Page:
Entity behavior usually refers to the behavior of machines or automated systems. Therefore, in the context of web security, entities would be any kind of non-human components that interact with the web service being provided: desktops, laptops, servers, mobile phones, tablets, and so on. In turn, User behavior is about how humans interact with that same service.


Profiling the behavior of entities and users is no easy task. There are several challenges involved in defining what a normal behavior baseline is and making sure that it is updated frequently. As an example, a machine such as a Linux server accessing a website (e.g., online shop) via a command-line web browser is a clear deviation from what would be considered an expected normal behavior. While not necessarily malicious, it would be at the very least suspicious since we assume that the machines interacting with our online shop will be laptops, desktops, mobile phones, and tablets with web browsers such as Chrome, Firefox, Edge, or Safari.

However, this information combined with the associated user behavior could shed some light on understanding its relevance. User behavior data in this case could be, say, if a valid user is authenticated in the online shop, what pages the person is looking at, and how much time the person spends in the shop.

Importance of Context

One important aspect of understanding machine and human behavior is that it is highly influenced by its surrounding context and business case.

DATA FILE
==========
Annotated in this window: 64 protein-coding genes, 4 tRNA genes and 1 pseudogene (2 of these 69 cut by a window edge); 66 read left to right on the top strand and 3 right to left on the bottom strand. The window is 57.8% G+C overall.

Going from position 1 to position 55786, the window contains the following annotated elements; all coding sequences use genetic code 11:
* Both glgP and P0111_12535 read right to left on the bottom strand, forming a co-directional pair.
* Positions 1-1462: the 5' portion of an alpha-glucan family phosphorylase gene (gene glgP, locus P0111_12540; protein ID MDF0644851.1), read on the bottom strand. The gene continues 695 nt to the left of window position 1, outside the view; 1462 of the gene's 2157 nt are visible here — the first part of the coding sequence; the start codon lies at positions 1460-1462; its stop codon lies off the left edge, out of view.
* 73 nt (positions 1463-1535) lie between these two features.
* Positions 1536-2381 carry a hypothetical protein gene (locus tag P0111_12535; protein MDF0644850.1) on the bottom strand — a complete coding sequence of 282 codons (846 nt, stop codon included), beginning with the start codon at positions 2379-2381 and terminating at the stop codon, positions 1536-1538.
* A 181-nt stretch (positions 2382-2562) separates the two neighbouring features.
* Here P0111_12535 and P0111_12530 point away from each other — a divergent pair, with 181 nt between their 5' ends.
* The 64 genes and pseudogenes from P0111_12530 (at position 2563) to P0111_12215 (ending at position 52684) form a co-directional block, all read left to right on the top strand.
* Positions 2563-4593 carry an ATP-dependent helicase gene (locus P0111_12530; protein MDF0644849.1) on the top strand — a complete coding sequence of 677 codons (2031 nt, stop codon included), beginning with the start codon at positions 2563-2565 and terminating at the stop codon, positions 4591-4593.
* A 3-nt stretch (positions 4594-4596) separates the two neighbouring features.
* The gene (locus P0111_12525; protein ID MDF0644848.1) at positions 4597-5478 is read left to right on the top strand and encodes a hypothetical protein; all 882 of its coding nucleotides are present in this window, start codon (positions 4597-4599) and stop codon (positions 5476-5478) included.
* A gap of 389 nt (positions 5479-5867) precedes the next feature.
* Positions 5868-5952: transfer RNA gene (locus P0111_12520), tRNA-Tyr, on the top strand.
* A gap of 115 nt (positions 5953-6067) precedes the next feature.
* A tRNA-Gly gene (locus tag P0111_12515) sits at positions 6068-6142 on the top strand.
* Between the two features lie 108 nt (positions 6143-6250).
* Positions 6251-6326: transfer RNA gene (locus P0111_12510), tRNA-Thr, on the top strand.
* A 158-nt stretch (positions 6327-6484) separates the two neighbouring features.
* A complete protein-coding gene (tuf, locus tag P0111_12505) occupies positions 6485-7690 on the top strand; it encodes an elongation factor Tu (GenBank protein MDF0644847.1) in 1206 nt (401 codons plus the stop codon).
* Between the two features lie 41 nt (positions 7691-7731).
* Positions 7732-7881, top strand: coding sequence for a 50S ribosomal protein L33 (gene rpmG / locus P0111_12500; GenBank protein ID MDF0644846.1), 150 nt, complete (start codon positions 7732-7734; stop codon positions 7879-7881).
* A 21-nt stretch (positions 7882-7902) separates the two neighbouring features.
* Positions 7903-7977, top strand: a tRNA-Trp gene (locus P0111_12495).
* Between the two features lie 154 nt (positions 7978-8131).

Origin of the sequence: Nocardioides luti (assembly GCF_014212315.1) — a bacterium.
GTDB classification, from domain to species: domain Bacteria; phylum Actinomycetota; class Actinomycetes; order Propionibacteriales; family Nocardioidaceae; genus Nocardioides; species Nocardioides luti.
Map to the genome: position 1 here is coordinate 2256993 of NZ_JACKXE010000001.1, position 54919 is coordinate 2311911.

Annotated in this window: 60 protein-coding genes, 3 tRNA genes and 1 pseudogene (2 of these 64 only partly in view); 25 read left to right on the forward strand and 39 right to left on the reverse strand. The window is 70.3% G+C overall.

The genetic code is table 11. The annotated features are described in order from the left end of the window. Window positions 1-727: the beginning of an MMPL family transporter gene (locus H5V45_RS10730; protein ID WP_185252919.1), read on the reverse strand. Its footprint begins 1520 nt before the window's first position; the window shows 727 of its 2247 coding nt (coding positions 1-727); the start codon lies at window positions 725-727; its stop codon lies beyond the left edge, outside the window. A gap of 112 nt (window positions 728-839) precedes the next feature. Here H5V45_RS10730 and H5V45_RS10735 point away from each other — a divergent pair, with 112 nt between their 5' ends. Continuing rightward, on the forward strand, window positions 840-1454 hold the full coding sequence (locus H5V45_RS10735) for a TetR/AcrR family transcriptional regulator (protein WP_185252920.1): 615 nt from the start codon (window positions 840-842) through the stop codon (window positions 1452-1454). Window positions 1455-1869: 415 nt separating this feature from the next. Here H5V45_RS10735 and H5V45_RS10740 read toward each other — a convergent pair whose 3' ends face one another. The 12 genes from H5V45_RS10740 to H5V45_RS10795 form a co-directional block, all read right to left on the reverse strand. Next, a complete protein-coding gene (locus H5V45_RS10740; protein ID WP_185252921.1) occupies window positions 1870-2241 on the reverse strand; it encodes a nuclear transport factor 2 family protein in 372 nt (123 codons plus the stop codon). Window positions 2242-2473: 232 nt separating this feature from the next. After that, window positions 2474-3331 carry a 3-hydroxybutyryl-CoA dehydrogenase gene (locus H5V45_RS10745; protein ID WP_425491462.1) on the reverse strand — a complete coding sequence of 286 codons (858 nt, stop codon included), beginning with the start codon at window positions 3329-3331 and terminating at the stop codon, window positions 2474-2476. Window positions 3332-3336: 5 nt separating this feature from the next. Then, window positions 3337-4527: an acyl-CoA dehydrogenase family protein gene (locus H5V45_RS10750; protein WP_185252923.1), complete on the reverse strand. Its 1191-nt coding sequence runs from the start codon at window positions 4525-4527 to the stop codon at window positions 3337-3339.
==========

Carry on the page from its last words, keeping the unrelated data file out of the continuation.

Let’s take malicious Powershell scripts. These are quite common nowadays. Yet, there are also plenty of good examples of non-malicious Powershell scripts. So the simple fact that a machine is running a Powershell script is not enough to reach a decision about a potential threat. Other factors about the behavior need to be considered as well, such as: What is the script trying to do to the system? Is it downloading files and writing them to a privileged location in the local hard disk? Is it attempting to make changes to the Windows Registry?

Going one step further and taking the user behavior and profile into account, one could simply ask: Does it make sense that the person using this machine is running a PowerShell script? If the person is working in Human Resources, it is highly unlikely that his or her machine would be executing a PowerShell script in the first place. On the other hand, this would be expected if the person works in Software Engineering.